Aspartame is a substance that has been relentlessly scrutinized by the natural health community, and yet also receives an astonishing amount of praise from many mainstream medical practitioners. It’s heralded as a safe alternative to sugar – and some big businesses have even tried to pretend that their aspartame-loaded diet beverages could even be better than water. Sugar-free sweets, beverages and baked goods make it an easy concept for the majority to hold on to; it allows them to have what they want, guilt-free.
Unfortunately, the history of how aspartame came to be a societal mainstay is not a sweet one. Before becoming legal, aspartame was banned twice by the FDA. According to The Daily Health Post, in 1977, aspartame triggered the first criminal investigation of a manufacturer to ever be launched by the agency. The FDA went on to ban aspartame in 1980, after having three separate independent scientists study the sweetener.
Why? Because they found that there was a strong risk for aspartame to cause brain tumors. And of course, aspartame consumption is linked to a whole host of other health issues. According to New Zealand’s Safe Food Campaign, aspartame is linked to more health problems than MSG – a substance that is widely regarded as unhealthy and toxic.
Emails belonging to John Podesta that were released by WikiLeaks, didn’t just provide a broader view of establishment corruption; they also uncovered concerns about NutraSweet, which is primarily comprised of aspartame. A person identified as Wendy Abrams forwarded an email chain about NutraSweet to Podesta in 2015. Abrams had been emailing a man identified as Don Kennedy, and expressed her concern about the addition of aspartame to chocolate milk used in school lunches. Chocolate milk is consumed at a ratio of 4 to 1, compared to plain white milk. Abrams writes, “The current proposal from the Dairy lobby is to put NutraSweet in the chocolate milk we serve to school children.” She also expresses her belief that this effort needs to be brought to a grinding halt.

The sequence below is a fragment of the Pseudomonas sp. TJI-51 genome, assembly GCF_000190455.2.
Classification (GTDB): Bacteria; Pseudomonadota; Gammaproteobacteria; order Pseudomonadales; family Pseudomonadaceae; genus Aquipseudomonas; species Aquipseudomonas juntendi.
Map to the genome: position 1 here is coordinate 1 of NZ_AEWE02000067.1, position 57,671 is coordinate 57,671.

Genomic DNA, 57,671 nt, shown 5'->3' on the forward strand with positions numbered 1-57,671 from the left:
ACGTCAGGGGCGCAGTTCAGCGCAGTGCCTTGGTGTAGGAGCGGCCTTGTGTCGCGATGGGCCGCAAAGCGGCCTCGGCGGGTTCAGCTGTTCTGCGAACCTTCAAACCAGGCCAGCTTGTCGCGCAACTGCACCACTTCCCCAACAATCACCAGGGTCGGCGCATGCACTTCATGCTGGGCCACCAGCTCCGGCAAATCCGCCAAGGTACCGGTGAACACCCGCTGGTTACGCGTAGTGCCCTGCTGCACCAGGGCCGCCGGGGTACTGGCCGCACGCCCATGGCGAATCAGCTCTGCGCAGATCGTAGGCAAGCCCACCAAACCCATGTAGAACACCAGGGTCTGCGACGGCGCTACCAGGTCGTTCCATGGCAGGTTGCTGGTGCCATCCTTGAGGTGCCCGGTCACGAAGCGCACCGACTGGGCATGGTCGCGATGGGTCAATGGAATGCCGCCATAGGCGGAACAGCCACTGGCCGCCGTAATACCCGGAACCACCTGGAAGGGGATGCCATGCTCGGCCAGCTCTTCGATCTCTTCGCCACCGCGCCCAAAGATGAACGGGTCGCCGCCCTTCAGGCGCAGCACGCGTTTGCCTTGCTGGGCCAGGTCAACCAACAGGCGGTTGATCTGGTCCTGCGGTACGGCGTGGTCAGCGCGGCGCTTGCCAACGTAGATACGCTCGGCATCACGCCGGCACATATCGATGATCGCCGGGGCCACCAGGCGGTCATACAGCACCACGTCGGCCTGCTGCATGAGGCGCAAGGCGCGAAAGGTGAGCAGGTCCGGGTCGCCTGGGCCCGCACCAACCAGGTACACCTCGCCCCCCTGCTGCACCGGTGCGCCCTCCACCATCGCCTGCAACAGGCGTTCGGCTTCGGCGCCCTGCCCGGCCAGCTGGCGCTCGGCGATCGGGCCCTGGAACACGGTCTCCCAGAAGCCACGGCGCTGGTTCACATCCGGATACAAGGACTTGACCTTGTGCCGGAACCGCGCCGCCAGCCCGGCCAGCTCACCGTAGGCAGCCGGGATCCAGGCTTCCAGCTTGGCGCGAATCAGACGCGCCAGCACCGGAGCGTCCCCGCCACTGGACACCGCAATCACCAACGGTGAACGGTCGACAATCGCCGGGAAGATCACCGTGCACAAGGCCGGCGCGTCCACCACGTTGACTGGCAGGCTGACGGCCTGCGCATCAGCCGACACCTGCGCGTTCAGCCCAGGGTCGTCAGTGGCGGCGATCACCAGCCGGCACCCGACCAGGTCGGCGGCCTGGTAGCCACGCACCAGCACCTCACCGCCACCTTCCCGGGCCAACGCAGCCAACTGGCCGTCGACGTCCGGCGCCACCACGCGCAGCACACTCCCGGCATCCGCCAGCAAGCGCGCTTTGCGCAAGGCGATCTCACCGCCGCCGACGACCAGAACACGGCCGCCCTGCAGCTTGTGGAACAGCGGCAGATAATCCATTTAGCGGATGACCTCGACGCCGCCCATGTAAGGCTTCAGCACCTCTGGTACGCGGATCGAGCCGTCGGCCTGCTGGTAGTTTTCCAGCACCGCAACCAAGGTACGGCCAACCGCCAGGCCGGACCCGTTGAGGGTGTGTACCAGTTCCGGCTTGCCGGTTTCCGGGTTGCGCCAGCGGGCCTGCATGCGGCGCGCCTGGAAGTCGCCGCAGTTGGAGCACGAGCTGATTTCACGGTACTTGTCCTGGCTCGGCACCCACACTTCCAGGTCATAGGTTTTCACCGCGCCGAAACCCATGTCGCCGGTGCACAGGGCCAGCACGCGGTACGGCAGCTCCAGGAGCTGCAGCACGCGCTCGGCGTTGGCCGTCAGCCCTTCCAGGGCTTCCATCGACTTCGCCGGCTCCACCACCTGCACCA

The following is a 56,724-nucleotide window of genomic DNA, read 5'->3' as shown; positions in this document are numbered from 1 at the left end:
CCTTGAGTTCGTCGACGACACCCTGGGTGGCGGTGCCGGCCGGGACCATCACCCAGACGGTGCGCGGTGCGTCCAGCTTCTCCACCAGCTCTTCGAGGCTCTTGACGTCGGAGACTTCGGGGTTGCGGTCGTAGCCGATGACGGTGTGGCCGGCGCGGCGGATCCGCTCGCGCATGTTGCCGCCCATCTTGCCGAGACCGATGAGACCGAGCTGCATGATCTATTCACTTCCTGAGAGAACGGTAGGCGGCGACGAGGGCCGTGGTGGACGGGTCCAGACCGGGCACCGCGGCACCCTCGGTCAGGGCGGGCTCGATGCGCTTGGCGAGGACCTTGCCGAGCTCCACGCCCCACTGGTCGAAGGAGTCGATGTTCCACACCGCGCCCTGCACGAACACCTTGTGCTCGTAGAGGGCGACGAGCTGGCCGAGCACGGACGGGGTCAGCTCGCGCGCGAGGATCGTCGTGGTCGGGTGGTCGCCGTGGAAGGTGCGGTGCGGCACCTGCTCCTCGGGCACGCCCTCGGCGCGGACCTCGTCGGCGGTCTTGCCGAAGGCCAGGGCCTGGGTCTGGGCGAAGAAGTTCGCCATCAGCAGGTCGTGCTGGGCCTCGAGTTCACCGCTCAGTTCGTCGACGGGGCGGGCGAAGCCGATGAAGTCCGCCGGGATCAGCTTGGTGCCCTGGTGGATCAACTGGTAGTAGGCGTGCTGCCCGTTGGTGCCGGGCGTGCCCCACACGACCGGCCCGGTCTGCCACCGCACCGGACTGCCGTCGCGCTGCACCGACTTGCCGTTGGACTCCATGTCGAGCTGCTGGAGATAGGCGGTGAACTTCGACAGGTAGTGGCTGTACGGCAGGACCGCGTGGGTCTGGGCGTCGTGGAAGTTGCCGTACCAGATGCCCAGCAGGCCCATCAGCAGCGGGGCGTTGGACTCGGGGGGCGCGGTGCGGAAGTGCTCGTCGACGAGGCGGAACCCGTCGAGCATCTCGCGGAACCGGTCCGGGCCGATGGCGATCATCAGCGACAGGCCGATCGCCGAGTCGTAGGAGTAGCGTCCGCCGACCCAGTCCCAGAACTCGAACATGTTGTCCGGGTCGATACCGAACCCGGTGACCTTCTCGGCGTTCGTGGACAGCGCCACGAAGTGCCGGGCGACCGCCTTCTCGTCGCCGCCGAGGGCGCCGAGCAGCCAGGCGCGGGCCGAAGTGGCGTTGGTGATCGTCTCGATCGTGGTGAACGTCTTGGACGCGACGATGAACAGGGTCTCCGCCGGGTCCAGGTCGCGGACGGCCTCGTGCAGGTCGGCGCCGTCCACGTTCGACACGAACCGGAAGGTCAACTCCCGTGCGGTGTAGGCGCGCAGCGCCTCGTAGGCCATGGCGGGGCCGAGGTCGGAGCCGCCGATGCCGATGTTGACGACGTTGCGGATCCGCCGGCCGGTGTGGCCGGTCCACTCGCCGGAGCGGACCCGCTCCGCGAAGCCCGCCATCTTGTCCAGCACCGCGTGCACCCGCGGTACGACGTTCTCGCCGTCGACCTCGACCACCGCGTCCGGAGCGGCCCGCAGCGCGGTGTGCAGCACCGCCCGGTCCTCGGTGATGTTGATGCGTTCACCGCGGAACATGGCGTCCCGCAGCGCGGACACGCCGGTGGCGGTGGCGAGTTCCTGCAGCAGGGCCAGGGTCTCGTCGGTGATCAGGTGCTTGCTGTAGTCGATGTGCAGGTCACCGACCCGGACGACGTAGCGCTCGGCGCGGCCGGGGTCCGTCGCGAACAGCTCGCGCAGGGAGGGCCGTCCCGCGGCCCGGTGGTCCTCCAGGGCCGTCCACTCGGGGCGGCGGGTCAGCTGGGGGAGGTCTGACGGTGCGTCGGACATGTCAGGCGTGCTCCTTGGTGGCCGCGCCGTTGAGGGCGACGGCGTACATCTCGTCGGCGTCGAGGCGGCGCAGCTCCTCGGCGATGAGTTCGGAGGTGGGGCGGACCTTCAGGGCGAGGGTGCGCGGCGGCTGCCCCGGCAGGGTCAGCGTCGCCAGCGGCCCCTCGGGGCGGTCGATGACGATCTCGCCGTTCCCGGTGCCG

In another email with Kennedy, Abrams writes about her own negative experiences with aspartame. She said that in college, she drank so many beverages sweetened with NutraSweet that she developed exercise-induced asthma and headaches. Abrams also made note of concerning information she had acquired.
“I also have a friend who worked for the researchers at University of Chicago (which has a top rated neurology dept) and the doctors there said when they gave nutrasweet to lab mice, it literally blew holes in their brains. They said they will tell a pregnant woman to drink any amount of alcohol before touching a sip of nutrasweet, it is that bad.”
Kennedy responds by noting that he too has had great concerns over artificial sweeteners, and by divulging some concerning details about how aspartame finally came to be legalized. He explains that the day after Ronald Reagan’s inauguration, January 21, 1981, Searle – the original developer of aspartame – applied to the FDA for approval to use aspartame in food sweetener for a second time. Arthur Hayes Hull, Jr., Reagan’s newly appointed FDA commissioner, proceeded to appoint a 5-person scientific commission to review the board of inquiry’s decision.
When it became clear that the panel was going to uphold the ban with a 3–2 decision, Hull placed a sixth member on the commission so the vote would become deadlocked. Then Hull personally broke the tie in aspartame’s favor. Kennedy writes, “Hull later left the FDA under allegations of impropriety, served briefly as Provost at New York Medical College, and then took a position with Burston-Marsteller, the chief public relations firm for both Monsanto and GD Searle. Since that time he has never spoken publicly about aspartame.”
Does that seem a little suspicious to you? What is perhaps more upsetting is that people are aware this substance was approved under false pretenses, and yet no one has done anything to end its reign in American food.